Recently, our oldest son (13) was doing some off O'ahu exploration in Washington, D.C. For a week, he and ninety other eighth graders hiked through our nations Capitol. While he was trying to catch glimpses of Obama, we were trying to catch glimpses of Diamond Head. 

We drove to Honolulu and up Mt. Tantalus. We parked at Pu'u Ualaka'a State Park and started on yet another mosquito filled trail. I would describe this trail as easy. There are a few switchbacks  but the terrain is generally level and easy to navigate. This trail provided shade and the coolest tree roots and the biggest intertwined banyan tree beautiful mess I've ever seen. 

The trail is a loop, but it is a little tricky when you reach "the top" where there are a couple of benches for snacking, thinking, or being bate for mosquitoes. We were literally at a fork in the road and forced to choose a path. I'm sure any of the choices would have been fine, but since we had our five year old in tow, we weren't prepared to hike for an entire day. 
Thank goodness our choice led us down the correct path...the one back to our car! 

There were two spots when we emerged from the protection of the trees and crossed the road (please be aware of drivers who may be speeding around the curve). The last part of this hike was cool. We came across a spray painted love seat situated perfectly in a puka of trees, inviting a romantic view of Diamond Head and Honolulu below. I love my husband, but we opted out of sitting in the bug infested couch...great idea with a slight flaw.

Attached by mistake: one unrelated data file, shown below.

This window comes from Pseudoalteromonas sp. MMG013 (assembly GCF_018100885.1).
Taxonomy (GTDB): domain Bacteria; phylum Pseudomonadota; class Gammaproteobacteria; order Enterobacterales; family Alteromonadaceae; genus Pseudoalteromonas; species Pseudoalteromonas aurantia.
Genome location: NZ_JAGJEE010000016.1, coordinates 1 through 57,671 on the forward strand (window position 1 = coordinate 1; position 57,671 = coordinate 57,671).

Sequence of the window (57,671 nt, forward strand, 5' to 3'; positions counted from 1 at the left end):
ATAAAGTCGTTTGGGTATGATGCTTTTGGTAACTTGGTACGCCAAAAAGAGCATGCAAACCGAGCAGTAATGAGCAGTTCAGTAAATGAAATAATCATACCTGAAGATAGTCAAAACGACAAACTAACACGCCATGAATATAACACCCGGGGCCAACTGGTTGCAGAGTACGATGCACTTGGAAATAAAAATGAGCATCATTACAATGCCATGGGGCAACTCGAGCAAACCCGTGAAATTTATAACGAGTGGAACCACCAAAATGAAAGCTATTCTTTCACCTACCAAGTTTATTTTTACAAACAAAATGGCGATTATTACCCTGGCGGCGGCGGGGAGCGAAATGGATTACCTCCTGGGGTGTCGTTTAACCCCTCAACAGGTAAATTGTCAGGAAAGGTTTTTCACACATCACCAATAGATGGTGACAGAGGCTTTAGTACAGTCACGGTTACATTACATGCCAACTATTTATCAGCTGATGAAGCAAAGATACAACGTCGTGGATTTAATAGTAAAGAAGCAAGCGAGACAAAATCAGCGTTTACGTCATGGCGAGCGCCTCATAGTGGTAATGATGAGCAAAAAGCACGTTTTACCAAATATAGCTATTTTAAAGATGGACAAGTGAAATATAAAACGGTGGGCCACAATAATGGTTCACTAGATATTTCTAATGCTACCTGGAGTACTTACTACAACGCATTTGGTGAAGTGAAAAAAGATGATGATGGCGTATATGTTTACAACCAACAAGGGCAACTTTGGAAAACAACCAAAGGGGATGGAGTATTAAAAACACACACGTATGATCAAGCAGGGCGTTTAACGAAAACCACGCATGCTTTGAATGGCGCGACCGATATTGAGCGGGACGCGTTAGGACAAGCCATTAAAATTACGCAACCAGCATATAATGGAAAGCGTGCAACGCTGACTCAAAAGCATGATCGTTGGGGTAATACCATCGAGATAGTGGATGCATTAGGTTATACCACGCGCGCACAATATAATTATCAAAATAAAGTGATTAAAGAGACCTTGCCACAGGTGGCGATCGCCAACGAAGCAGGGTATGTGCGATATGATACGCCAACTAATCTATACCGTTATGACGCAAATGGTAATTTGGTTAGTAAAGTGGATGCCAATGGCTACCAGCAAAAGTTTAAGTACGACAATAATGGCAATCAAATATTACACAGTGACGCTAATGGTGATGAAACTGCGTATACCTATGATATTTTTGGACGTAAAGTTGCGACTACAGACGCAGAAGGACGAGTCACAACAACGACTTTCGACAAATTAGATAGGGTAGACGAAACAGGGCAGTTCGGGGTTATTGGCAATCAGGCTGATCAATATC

A short walk up from the "bug couch" was a rudimentary and unofficial tree loft built for the purposes of an even better view of Diamond Head. We watched two young hikers climb the tree and stand on the crude platform. We snapped a photo,  got their verbal description of what they were seeing, and were on our way to finish our loop trail family hike. 

Quick. Good views. Plenty of trees. Great for kids and beginner hikers. Close to the city. And the state park has a non-rudimentary catwalk platform that you can see Diamond Head from---minus couch bugs, potential unsafe conditions, and includes information boards for your reading pleasure. 

Started with trees...ended with sky. That's a poem.

Tuesday, October 11, 2016

Oahu Exploration: Manoa Falls

Mānoa means: thicksolidvast, depth or thickness. I'd say these same words apply to the Falls Trail. 

My hiking explorations now include one weekday hike. At first, I was just hiking on the weekend with my boys (hubby, 13 year old, 5 year old). Now, I have roped another mom into joining me one morning a week to explore hike at a time.